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I don’t know about you but I regularly yearn to unplug, to slow down. And yet in the hectic-ness of life, I only realize that deep need within me in unexpected, or providential planed moments of authentic silence. Then I have to wonder why I’m frustrated at not feeling connected to God, or like I’m hearing or seeing what God is doing in the world. Heck, I barely slow down enough to listen to what’s going on with those around me, let alone myself. I’ve become so plugged into everything and everyone, that I am utterly disconnected.
Today’s story anticipates the challenges of our modern, technology-dependent, social media hyper-connected society that’s so deafening we can’t hear the poignant silence of the world around us. None of us are immune. I can’t stand it when someone walking in a crosswalk slows or stops to fiddle with their phone. Yet in the morning, among the first things I do is check Facebook and Twitter to see if I missed out on anything. One of my favorite thinkers, Krista Tippet, said recently that “religious places are some of the last places of silence [in our society today].” There aren’t many other places where we gather together, turn off, or at least down, our phones – and don’t mind terribly the moments of silence we share as a community. But are they perfunctory or purposeful? Is the silence in our worship the time delay to find the right page of the gospel reading, or an intentional authentic observation of silence and practice of presence?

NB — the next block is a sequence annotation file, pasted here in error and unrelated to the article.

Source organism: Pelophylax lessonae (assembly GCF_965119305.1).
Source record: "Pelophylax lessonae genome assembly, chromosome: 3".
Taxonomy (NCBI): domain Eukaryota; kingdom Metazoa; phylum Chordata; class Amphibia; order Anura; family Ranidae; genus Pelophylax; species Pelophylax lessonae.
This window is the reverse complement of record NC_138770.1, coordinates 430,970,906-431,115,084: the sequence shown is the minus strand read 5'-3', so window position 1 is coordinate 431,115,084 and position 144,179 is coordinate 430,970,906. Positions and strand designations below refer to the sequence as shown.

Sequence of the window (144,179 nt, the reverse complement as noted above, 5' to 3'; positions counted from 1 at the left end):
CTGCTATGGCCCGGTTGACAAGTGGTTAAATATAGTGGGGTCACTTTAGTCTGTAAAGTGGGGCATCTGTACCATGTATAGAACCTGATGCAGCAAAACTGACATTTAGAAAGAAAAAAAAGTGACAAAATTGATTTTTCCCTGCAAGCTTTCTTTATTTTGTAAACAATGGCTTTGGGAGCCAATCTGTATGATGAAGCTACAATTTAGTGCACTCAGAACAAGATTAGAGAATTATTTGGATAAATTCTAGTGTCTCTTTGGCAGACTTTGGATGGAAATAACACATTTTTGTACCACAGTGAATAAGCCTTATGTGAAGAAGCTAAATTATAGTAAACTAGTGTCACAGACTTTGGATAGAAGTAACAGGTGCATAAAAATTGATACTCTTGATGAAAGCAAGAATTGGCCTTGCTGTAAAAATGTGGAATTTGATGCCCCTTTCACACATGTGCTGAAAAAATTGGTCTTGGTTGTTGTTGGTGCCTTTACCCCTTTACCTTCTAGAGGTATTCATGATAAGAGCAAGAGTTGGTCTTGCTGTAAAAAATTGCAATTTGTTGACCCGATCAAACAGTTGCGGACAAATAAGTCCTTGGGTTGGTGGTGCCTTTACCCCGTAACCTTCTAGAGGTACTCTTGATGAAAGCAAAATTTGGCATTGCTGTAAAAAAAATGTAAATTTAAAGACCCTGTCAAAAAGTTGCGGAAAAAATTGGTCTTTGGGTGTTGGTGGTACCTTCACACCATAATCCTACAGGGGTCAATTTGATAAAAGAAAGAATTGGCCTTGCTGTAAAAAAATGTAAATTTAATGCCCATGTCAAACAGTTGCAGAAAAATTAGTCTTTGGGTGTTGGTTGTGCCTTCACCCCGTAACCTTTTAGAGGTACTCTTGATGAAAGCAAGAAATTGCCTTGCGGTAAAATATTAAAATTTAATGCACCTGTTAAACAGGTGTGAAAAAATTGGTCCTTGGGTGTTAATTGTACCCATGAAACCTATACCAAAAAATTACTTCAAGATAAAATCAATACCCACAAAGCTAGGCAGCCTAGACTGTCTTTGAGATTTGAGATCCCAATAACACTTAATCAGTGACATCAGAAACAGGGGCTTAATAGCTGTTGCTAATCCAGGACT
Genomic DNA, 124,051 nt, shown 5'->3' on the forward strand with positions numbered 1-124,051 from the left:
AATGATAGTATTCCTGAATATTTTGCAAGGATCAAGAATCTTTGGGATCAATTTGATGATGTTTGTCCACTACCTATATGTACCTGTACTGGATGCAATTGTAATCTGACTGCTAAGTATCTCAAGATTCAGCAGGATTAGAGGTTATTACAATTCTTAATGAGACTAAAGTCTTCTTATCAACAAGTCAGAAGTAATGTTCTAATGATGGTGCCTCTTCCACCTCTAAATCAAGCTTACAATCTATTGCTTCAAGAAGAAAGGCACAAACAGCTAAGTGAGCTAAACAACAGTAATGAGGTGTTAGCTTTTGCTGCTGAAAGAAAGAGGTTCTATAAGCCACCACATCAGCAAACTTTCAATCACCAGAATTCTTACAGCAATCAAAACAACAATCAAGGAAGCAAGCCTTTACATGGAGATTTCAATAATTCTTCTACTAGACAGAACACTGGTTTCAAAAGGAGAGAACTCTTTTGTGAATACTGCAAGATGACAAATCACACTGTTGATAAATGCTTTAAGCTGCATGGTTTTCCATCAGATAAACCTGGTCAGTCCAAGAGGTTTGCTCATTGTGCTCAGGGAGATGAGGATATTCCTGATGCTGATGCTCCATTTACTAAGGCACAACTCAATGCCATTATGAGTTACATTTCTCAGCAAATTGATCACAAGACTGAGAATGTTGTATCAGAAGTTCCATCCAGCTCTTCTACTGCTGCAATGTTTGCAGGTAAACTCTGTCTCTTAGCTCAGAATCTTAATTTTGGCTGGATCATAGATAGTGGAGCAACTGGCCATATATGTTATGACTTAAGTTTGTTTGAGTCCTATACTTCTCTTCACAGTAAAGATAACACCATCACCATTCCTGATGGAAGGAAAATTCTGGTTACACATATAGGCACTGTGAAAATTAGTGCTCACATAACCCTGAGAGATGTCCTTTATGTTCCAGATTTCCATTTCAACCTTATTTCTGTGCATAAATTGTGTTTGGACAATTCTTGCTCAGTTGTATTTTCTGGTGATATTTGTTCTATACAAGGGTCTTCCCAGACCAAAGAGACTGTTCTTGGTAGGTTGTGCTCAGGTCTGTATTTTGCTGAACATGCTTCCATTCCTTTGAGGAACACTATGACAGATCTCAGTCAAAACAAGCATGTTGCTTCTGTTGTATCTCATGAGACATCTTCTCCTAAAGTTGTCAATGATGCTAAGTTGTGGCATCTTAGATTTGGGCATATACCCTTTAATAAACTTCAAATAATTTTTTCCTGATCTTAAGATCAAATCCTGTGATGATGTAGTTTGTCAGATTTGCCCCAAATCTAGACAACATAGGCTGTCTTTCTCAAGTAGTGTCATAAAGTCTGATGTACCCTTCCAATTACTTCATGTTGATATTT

Today’s scripture tells the mighty story of Samuel, who will replace Eli as the principal prophet/priest for the people of God. Samuel was born to Hannah, a faithful yet unfortunately sterile woman, who thanks to prayer ended up becoming pregnant and offering the blessing of her prayer as a servant to God. Working with Eli in the temple, it’s in this story that we see the reversal of their roles. Eli who was the master, will become the servant; Samuel who followed directions will be the one who relays the word of the LORD. It’s a story about a child, but it’s far from child-like or childish. It’s how the word of God is heard in a time when that was rare.
Today the average American spends 8 ½ hours a day in front of a screen, and spends no more than 2 or 3 minutes at his/her desk without being interrupted. Maybe our lack of silence is part of what the word of the Lord is rare?
Questions for going deeper: